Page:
The first of Hard Case Crime's Ms. Tree books captured a series of stories from DC's Ms. Tree Quarterly which formed a defacto graphic novel. This second volume gets the rest, stories which are as they say "torn from the headlines". These are provocative stories about provocative subjects, but the treatment is thoughtful and not completely exploitational. Collins and Beatty seem intent on creating stories that strike on sensitive subjects but offering some level of context.
The first titled "The Devil's Punchbowl" deals with Satanism and specifically the craze which seemed to whip through the early 90's about Satan worshippers sacrificing creatures including people. It's a murder tale of course about a young girl who left an unquiet home and found, for a time, some comfort in a cult. When her body turns up, seemingly marked up as if for a ritual, Ms. Tree is hired by her parents to get to bottom of it. Collins is careful to showcase how cults and fear of cults can affect communities.
From the fourth issue comes "Skeleton in the Closet" which deals with gay rights and the struggles inside and outside the gay community to deal with issues such as "Outing". The world has come so far on this issue since this story was published that it seems a bit quaint in places but that's not the fault of Collins and Beatty who try to present a sensitive issue in a sensitive way while at the same time treating the reader to rather intense murder yarn. The characters in this story, even ones we are familiar with have some rough ideas and things to say. An important revelation seals this dandy story.
"Cry Rape" from issue five follows quite closely on after the previous tale and like its predecessor is set on a college campus. Young women who are subjected to sexual harassment and even rape, are the focus here. Like the previous story Ms. Tree's step-son Mike is at the center of his story and his attitudes are complicated by indicative of those of a less enlightened era. Like the story about gay bashing, this one seems somewhat dated, though both are still very much concerns for our modern times. We have not come as far as we imagine in this are for certain.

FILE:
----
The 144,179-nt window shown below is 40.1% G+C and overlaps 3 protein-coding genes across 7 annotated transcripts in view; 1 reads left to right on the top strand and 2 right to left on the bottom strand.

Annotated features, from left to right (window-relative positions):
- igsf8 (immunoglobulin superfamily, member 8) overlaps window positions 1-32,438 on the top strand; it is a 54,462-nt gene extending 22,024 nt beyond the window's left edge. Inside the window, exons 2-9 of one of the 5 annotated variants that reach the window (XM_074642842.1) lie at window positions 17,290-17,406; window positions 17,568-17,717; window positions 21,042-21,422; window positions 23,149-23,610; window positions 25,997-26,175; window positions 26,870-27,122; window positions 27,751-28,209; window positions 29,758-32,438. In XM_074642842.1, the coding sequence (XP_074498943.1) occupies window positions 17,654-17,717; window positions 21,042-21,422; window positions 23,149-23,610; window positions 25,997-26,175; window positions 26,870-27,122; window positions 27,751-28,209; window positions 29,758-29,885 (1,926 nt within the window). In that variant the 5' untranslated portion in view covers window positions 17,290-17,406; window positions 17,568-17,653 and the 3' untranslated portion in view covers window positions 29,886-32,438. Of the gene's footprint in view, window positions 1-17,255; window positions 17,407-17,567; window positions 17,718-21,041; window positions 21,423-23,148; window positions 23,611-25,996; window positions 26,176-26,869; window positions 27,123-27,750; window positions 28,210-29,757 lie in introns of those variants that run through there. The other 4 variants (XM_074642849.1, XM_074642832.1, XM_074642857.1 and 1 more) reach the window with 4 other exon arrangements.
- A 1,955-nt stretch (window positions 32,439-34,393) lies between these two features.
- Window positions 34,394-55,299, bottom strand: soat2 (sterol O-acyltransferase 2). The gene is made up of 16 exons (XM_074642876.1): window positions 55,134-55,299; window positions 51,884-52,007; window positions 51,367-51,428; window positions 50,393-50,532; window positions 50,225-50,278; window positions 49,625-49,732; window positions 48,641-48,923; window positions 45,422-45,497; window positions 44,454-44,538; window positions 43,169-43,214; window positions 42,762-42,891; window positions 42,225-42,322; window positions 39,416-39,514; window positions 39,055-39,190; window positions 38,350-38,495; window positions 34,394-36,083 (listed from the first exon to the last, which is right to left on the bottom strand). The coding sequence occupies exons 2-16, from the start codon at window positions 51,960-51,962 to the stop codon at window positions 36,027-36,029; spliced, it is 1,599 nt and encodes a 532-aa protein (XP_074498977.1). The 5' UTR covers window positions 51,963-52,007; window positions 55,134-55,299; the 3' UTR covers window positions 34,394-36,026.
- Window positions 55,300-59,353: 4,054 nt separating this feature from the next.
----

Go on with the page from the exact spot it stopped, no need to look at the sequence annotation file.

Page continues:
From issue six we get "Horror Hotel", a splendid whodunnit that smacks of Richard Matheson's Hell House as well many movies of the haunted house variety. Ms. Tree is among a group of folks hired to examine an old mansion presumably haunted by decades of abuse and murder. There are deceptions galore in this fast-paced humdinger of a tale and as to whether ghosts are real, Collins and Beatty seem to leave the door open to that fundamental question. I'm always taken by how Beatty can draw the most gruesome scenes but make then seem so well managed and clean.
Next the volume reaches back to issue twenty-eight of Renegade's Ms. Tree run with "Roger's Story". This sleek black, white and red little gem of betrayal and deceit gives us necessary backstory to understand better the next story in this collection.
The Ms. Tree series at DC ended with issue ten titled at the time a Ms. Tree Special. This story takes Tree Investigations team to Vietnam where a mystery which ties two of our main characters is explored. It's fascinating story, which has a real twist I actually didn't see coming. Most of the time in stories this short a reader can guess the ending or get close, but I confess that Collins and Beatty genuinely surprised me with this one.
The collection closes out with a short story titled "Louise" by Collins which itself was nominated for an Edgar Award. This is a sleek and trim reading experience. The Ms. Tree stories in this collection felt like television episodes put on paper, with neatly defined characters and some twists but rarely confounding. Collins and Beatty stick to the expectations of the hard-nosed detective genre but fill in the spaces with more compassion than one often finds in stories of this kind.